3. Epidemiological studies normally require a simple and practicable procedure to ensure that the several tests can be carried out efficiently under field conditions, too. The easiest way of doing this is to group all non-cavitated lesions under the same category (Scores F, E, M) apart from registering the cavitated caries lesions (Scores D, L, P = D‑component of the DMF index) and to record them as one score for the respective tooth surface. Thus, at least any carious processes that can be observed visually will be captured. While it requires more effort, each of the three diagnostic steps mentioned above (1. severity assessment, 2. discoloration assessment, and 3. activity assessment) may also be included in the study design. In order to ensure the reproducibility of the results the teeth should be cleaned and the examiner(s) should have received a calibration training prior to the study. The oral cavity needs to be sufficiently illuminated.

Statistical tests of the intra- and inter-examiner-reproducibility should report at least three agreement measures in accordance with the main scores (severity, discolorations and activity) used. Determination of the discoloration and lesion severity can be made with weighted kappa statistics, while Kappa is proposed as the most suitable measure of the reproducibility of the activity (Yes/No decision). In case the diagnostic system is used with more than two examiners, it is advocated that (weighted) kappa values be averaged across all pairs of examiners.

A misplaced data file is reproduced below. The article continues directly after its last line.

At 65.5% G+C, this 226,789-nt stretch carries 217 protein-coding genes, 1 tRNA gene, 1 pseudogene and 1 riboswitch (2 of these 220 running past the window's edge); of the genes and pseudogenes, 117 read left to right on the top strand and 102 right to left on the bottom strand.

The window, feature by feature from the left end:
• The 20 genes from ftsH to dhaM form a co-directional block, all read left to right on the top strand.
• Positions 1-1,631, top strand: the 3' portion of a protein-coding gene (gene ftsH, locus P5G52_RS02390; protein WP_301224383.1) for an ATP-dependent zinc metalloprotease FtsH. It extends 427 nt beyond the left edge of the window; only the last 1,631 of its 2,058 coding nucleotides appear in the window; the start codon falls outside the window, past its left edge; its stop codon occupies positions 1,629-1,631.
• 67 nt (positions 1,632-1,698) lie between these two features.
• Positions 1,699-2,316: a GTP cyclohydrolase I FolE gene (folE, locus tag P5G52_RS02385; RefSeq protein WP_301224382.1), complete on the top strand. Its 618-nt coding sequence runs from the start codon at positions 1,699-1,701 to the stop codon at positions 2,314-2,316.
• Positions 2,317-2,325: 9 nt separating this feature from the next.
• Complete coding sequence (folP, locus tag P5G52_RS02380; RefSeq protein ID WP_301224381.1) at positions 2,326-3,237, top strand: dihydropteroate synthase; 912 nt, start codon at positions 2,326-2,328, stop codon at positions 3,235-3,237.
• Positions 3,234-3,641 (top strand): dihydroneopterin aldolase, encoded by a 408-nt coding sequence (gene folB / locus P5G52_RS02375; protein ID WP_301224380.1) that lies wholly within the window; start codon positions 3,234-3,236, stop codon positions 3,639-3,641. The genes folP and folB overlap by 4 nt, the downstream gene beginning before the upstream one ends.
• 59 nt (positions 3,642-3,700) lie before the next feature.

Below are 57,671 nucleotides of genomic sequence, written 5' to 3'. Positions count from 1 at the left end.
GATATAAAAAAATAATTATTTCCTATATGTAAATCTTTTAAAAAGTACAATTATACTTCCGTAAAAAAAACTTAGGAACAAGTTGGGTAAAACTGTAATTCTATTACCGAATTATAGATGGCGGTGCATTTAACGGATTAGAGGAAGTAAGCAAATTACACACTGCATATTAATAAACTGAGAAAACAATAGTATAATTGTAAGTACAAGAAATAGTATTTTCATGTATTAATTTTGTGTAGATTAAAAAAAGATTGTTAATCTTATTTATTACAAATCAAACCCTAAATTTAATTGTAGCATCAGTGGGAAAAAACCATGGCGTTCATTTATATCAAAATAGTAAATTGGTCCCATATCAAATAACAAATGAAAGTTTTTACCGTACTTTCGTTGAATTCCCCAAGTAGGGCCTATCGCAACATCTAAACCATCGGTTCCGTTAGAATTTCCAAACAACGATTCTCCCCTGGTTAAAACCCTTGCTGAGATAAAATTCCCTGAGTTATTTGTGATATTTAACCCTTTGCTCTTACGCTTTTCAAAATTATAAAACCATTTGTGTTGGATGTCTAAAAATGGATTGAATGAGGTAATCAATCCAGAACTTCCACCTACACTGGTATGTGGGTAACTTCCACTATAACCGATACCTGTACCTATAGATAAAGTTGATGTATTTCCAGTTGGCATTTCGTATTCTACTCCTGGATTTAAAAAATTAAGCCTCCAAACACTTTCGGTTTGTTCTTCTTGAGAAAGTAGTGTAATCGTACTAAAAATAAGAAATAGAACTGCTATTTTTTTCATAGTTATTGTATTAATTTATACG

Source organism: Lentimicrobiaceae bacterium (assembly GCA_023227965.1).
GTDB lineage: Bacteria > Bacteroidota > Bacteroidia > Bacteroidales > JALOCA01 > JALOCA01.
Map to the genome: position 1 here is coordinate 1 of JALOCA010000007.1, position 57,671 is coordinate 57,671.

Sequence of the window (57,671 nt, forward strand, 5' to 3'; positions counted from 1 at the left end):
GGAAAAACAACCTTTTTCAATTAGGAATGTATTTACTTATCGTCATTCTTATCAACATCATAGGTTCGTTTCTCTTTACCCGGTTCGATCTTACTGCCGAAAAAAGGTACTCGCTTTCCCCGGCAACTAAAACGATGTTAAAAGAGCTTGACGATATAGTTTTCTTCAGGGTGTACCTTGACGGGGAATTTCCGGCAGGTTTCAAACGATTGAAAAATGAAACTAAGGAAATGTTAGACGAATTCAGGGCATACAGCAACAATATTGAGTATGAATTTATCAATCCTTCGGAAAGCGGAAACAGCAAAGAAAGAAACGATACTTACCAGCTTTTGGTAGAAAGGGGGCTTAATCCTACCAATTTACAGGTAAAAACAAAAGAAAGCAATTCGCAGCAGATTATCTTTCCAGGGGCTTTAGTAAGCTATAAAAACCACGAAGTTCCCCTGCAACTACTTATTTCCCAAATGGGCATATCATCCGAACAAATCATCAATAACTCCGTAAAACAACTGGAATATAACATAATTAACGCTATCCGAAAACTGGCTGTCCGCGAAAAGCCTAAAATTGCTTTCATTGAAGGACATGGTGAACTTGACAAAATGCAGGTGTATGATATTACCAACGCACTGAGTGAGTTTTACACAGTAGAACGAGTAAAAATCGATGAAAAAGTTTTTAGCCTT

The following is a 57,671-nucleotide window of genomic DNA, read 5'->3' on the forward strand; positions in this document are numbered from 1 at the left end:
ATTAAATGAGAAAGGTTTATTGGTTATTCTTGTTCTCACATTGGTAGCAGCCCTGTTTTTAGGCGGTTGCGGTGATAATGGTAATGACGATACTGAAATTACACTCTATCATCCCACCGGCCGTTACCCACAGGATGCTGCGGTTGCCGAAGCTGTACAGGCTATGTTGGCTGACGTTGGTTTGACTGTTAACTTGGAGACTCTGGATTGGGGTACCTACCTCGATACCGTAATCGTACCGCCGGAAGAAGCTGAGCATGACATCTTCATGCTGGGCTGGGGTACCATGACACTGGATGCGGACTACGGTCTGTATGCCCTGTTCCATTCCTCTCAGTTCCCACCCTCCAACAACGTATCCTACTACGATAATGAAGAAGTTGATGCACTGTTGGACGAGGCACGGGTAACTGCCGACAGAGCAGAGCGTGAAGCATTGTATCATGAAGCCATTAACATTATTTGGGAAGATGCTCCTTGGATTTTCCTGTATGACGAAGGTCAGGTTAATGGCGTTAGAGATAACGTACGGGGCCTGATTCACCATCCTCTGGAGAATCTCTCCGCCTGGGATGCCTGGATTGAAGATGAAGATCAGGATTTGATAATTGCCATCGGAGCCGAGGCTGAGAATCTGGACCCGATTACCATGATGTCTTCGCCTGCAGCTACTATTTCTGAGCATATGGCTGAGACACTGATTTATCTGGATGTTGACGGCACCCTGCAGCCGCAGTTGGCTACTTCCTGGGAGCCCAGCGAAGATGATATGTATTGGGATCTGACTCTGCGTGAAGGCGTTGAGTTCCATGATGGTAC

The validity could be evaluated according to the sensitivity, specificity, positive and negative predictive values as well as to the area under the ROC curve (Az). As this procedure lacks by reason of defining clear cut-off values for the diagnostic method we recommend to validate UniViSS with the new developed Caries-Extension-Index [1]. Furthermore, with our current level of knowledge and understanding, it seems hardly possible to validate the activity with standard histological methods as it is primarily a clinical diagnosis, which in addition depends on a lesion progression per definitionem [5]. This means that the activity could be validated by repeated, non-invasive examinations over a specified period of time only.

The present development state of UniViSS seems to allow the precise recording of the entire spectrum of caries lesions with just one visual diagnostic system. After the systematisation of UniViSS is now effectively complete, further studies on its validity and reproducibility are needed.


1.                 Bücher K, Kühnisch J, Hickel R, Heinrich-Weltzien R (2008) Methodology and potential of the Caries-Progression-Index (CP-Index) for quantitative caries extension measurement. Caries Res 42:210-211